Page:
opportunities By Jillian
JERUSALEM - As the
ceasefire between Israel and Hamas seems to be
holding, many are hoping that one of the
agreement's main points - the easing of
restrictions on people and goods coming in and out
of the Gaza Strip - signals a new era for the
besieged Palestinian territory.
people of Gaza cannot go back to the situation as
it was before. This cycle of violence and
de-development must end," Ramesh Rajasingham, head
of the United Nations Office for the Coordination
of Humanitarian Affairs (OCHA) in the occupied
Palestinian territories told IPS via e-mail.
"Lifting of the blockade and allowing the
free movement of people and goods to and from the
Gaza Strip is the only way to address
the chronic humanitarian
needs amongst so many Gazans, and facilitate
sustainable economic growth that benefits the
population as a whole."
Israel and Hamas
on November 21 signed a ceasefire agreement,
mediated by Egypt and the United States, to bring
an end to eight days of Israeli air strikes on the
Gaza Strip and Hamas rocket fire on Israeli
According to a transcript of the
agreement released by Agence France-Presse, in
addition to halting violence on both sides, the
agreement stipulated that further discussions
would be held to open the border crossings between
Israel and Gaza, and ease current restrictions on
"the movement of people and transfer of goods"
According to local reports,
Palestinian fishermen have been allowed to fish at
a distance of six miles (9.65 kilometers) from the
Gaza shore, up from three miles (4.8km), for the
first time in three years, and farmers allowed to
work their lands within 300 meters of the border
fence with Israel.
Israel has gradually
implemented a closure policy on the Gaza Strip
since the early 1990s, with strictly enforced
restrictions on travel and on transfer of goods
and services from the Palestinian territory.
Israel adopted more stringent restrictions
in 2006 following the abduction of an Israeli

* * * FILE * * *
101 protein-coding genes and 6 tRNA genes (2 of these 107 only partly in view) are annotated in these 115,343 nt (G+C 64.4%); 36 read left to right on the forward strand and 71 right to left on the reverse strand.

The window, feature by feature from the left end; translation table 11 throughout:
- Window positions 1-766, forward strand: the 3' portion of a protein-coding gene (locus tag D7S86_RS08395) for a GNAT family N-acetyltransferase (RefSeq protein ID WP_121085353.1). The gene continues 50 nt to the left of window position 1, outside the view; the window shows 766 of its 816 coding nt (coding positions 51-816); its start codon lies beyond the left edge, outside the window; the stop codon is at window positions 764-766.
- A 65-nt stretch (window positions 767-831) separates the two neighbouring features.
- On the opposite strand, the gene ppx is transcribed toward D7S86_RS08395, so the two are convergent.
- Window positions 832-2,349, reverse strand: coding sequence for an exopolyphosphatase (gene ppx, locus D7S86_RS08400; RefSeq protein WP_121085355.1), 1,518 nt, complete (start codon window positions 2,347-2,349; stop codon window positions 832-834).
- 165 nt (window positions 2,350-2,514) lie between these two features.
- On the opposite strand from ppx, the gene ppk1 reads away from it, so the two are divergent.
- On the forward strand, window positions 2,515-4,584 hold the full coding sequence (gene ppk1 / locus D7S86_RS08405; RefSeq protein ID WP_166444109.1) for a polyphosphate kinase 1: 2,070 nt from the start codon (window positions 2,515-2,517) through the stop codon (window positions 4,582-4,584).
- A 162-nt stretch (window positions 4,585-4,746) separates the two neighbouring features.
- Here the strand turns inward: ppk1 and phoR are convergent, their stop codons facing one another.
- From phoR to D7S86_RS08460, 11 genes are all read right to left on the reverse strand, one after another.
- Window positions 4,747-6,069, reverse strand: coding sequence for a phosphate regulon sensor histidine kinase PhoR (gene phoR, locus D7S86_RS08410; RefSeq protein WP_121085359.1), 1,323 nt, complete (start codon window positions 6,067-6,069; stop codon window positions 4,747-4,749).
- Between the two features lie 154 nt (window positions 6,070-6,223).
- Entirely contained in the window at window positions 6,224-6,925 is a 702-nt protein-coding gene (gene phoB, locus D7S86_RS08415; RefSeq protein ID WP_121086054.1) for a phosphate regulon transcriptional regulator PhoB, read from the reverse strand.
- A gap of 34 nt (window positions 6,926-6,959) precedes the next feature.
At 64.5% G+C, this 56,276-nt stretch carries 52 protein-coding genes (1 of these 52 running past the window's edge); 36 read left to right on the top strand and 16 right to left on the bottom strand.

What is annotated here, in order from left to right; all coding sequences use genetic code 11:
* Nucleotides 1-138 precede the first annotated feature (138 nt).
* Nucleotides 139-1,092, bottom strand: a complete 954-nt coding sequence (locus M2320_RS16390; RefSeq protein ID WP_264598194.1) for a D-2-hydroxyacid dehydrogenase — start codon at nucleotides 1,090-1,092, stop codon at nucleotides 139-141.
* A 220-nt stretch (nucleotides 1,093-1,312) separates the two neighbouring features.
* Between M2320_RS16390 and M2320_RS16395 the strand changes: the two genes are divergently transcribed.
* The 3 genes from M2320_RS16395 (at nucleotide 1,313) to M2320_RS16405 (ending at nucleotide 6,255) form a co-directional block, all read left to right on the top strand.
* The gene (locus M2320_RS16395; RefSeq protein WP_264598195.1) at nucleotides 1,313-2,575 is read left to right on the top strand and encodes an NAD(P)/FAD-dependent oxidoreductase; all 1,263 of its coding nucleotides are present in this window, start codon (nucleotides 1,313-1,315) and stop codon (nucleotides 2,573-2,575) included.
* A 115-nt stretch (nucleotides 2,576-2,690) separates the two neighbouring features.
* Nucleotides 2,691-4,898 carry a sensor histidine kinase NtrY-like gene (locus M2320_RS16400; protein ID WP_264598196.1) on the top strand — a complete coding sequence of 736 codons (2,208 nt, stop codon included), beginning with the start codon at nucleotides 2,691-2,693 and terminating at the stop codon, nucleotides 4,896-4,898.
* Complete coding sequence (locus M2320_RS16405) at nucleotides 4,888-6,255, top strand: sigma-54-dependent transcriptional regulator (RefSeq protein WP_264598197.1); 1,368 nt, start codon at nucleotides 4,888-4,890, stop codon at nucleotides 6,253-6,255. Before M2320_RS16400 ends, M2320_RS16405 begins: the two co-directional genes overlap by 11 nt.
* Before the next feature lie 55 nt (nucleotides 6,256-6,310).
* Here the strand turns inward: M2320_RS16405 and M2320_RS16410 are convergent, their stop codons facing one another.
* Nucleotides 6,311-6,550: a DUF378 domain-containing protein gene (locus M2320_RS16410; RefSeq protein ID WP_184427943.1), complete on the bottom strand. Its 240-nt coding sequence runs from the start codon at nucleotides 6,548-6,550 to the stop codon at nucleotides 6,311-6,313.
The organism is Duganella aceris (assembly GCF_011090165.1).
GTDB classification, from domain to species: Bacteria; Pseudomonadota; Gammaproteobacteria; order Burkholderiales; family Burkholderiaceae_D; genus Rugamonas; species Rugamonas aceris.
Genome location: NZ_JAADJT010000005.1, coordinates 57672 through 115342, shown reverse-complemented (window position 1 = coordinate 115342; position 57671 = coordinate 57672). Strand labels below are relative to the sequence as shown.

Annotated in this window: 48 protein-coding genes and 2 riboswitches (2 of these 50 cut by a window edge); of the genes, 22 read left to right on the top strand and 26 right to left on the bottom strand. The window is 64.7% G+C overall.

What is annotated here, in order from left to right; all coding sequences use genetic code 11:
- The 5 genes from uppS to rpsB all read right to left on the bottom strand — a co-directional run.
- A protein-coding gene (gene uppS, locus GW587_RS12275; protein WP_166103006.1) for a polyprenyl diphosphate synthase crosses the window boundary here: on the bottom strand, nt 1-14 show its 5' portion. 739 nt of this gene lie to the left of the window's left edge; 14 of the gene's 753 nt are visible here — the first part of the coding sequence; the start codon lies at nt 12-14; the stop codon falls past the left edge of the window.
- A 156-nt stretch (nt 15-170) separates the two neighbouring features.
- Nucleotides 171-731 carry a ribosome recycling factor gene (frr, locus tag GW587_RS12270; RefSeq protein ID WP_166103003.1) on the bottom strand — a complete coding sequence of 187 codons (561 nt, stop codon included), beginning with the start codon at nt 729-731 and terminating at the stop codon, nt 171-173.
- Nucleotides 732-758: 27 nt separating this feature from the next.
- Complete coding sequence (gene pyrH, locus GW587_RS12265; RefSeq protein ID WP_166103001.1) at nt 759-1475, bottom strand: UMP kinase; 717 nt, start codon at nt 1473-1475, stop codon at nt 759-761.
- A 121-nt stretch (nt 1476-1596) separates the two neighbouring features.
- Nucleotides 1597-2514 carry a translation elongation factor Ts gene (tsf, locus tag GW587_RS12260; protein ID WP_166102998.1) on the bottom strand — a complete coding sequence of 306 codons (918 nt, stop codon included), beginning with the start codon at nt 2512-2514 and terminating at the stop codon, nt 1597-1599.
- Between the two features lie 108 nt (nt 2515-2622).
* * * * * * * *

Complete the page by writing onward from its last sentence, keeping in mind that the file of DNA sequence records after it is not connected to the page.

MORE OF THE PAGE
soldier by Palestinian fighters. When the Islamic
movement Hamas won Palestinian parliamentary
elections and later ousted its rival Fatah party
from Gaza - effectively dividing the occupied
Palestinian territories into two entities, a
Palestinian Authority-ruled West Bank and a
Hamas-ruled Gaza Strip - even more Israeli
restrictions were enforced.
"The ban on
goods from Gaza being marketed to Israel and the
West Bank has crippled the agricultural and
manufacturing sector. Unemployment in Gaza is
one-third of the workforce. Humanitarian
assistance is above 70%," said Sari Bashi,
director of Gisha, a legal center backing freedom
Before June 2007, more than
85% of the goods exported from Gaza were sold in
Israel and the West Bank; today, products from
Gaza cannot be sold in either. Israel now allows
an average of 18 truckloads of goods to pass
through its territory to be marketed abroad per
month, only 2% of pre-2007 export levels.
Under the 1993 Oslo agreement, Israel has
a responsibility to treat the West Bank and Gaza
Strip as a single, territorial unit. But Israel
allows Palestinians from Gaza to access the West
Bank only in "exceptional humanitarian cases".
This has largely meant medical patients and their
companions, and merchants.
separated. Students cannot access their studies.
Workers cannot access professional opportunities
and the fragmentation of Palestinian society is
exacerbated. While Israel has a right to conduct
security checks on those seeking to travel through
Israel, it must recognize the right of
Palestinians to travel and choose their place of
residence in Gaza and the West Bank," Bashi told
The closure policy has also had a
devastating impact on healthcare services.
According to Medical Aid for Palestine,
hospitals in Gaza are operating with only 40% of
essential medicines, and 65% of medical
disposables are at zero stock. There is not enough
staff, medical professionals are sometimes forced
to re-use rubber gloves, and equipment is often
broken, outdated, or altogether missing.
In August, the United Nations found that,
should the current Israeli restrictions be
maintained, Gaza would be unlivable by 2020. In
particular, population growth - which would result
in a density of more than 5,800 people per square
kilometer - and lack of adequate access to water,
electricity, health and education are exacerbating
"So far very few details
have been provided about any changes to the
closure policy. Negotiators will negotiate that,"
said Gisha's Sari Bashi, about the potential
changes included in the ceasefire agreement. "But
right now, it's in everybody's interest. Right now
there's a real opportunity to protect the
integrity of Palestinian society in ways that are
responsive to Israel's security needs."